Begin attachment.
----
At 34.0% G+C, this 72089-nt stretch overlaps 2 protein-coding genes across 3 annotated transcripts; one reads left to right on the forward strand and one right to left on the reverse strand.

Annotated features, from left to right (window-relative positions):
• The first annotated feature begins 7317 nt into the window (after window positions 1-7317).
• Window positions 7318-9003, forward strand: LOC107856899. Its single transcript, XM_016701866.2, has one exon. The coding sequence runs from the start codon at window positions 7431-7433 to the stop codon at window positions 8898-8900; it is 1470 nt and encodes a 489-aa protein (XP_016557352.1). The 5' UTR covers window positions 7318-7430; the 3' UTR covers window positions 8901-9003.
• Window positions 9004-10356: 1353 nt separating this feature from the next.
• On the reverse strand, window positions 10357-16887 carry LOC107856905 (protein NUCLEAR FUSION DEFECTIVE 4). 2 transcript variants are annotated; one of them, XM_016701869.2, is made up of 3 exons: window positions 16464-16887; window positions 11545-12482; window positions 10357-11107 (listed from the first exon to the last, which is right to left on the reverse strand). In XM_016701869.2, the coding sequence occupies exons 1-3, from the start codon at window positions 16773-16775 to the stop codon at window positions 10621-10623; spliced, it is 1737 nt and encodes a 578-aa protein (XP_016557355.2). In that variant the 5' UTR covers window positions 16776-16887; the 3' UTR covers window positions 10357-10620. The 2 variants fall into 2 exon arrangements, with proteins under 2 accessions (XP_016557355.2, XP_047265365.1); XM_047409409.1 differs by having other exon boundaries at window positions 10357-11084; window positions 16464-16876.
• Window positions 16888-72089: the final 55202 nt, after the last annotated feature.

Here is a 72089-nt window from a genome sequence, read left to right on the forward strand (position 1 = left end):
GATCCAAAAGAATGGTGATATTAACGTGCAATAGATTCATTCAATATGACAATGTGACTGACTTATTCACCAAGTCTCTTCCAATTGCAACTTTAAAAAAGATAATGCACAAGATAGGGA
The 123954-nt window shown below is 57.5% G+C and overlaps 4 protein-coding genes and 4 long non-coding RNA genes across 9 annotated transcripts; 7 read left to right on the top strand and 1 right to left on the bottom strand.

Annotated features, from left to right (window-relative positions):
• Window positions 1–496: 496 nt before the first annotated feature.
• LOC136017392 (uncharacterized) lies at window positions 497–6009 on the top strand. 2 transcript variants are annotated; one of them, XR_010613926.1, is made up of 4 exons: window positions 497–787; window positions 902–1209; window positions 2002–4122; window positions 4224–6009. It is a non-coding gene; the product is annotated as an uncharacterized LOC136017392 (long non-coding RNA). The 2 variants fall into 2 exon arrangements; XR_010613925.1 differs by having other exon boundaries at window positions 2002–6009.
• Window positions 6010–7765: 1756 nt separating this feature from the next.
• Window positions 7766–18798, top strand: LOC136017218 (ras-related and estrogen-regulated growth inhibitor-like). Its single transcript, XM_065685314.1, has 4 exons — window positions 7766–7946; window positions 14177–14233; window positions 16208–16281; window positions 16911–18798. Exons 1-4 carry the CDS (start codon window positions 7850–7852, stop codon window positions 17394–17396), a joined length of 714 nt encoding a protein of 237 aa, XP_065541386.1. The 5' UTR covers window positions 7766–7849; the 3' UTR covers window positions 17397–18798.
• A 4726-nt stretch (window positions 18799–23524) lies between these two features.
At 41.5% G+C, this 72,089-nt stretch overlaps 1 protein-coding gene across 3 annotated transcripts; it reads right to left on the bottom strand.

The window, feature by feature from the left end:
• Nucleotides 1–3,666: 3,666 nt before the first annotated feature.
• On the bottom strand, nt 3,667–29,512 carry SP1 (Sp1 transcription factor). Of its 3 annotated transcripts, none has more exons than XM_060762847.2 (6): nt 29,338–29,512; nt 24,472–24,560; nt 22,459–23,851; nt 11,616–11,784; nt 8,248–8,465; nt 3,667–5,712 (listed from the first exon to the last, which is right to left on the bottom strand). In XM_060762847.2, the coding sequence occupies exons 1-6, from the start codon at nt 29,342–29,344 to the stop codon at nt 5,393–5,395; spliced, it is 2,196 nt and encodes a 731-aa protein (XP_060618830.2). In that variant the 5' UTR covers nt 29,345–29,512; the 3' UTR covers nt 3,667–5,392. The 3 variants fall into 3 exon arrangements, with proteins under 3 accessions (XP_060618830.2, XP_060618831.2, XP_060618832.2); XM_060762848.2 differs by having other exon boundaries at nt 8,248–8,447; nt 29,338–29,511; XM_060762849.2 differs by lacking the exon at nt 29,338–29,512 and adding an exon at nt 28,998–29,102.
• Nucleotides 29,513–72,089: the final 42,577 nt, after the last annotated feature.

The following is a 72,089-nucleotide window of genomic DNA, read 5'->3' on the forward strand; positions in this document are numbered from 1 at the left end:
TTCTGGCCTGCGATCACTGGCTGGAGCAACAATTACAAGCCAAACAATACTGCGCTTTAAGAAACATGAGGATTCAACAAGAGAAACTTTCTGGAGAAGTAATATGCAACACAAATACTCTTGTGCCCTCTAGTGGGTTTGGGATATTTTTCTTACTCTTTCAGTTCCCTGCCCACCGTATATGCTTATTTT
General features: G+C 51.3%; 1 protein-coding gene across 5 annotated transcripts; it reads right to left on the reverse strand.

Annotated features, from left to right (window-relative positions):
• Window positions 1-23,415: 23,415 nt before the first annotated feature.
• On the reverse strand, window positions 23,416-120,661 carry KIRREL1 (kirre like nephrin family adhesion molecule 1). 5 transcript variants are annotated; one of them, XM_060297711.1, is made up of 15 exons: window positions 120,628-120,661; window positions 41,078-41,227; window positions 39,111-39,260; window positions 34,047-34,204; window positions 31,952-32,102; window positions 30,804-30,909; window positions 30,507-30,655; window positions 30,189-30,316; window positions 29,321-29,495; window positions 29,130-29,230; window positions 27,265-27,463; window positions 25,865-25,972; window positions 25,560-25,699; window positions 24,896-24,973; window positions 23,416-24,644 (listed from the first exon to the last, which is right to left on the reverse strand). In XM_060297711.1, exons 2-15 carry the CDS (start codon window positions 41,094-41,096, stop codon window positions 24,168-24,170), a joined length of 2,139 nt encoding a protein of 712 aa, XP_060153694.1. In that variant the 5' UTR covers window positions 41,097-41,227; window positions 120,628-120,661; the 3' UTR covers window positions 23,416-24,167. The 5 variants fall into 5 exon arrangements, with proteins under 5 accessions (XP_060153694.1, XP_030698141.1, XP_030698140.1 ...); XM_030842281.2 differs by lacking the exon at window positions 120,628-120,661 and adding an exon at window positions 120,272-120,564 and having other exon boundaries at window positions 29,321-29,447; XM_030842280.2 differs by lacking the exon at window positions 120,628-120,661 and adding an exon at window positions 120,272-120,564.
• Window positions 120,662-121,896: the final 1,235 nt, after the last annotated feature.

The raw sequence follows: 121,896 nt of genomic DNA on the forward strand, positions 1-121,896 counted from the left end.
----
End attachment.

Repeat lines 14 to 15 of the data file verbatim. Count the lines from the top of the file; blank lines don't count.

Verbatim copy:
• Window positions 6010–7765: 1756 nt separating this feature from the next.
• Window positions 7766–18798, top strand: LOC136017218 (ras-related and estrogen-regulated growth inhibitor-like). Its single transcript, XM_065685314.1, has 4 exons — window positions 7766–7946; window positions 14177–14233; window positions 16208–16281; window positions 16911–18798. Exons 1-4 carry the CDS (start codon window positions 7850–7852, stop codon window positions 17394–17396), a joined length of 714 nt encoding a protein of 237 aa, XP_065541386.1. The 5' UTR covers window positions 7766–7849; the 3' UTR covers window positions 17397–18798.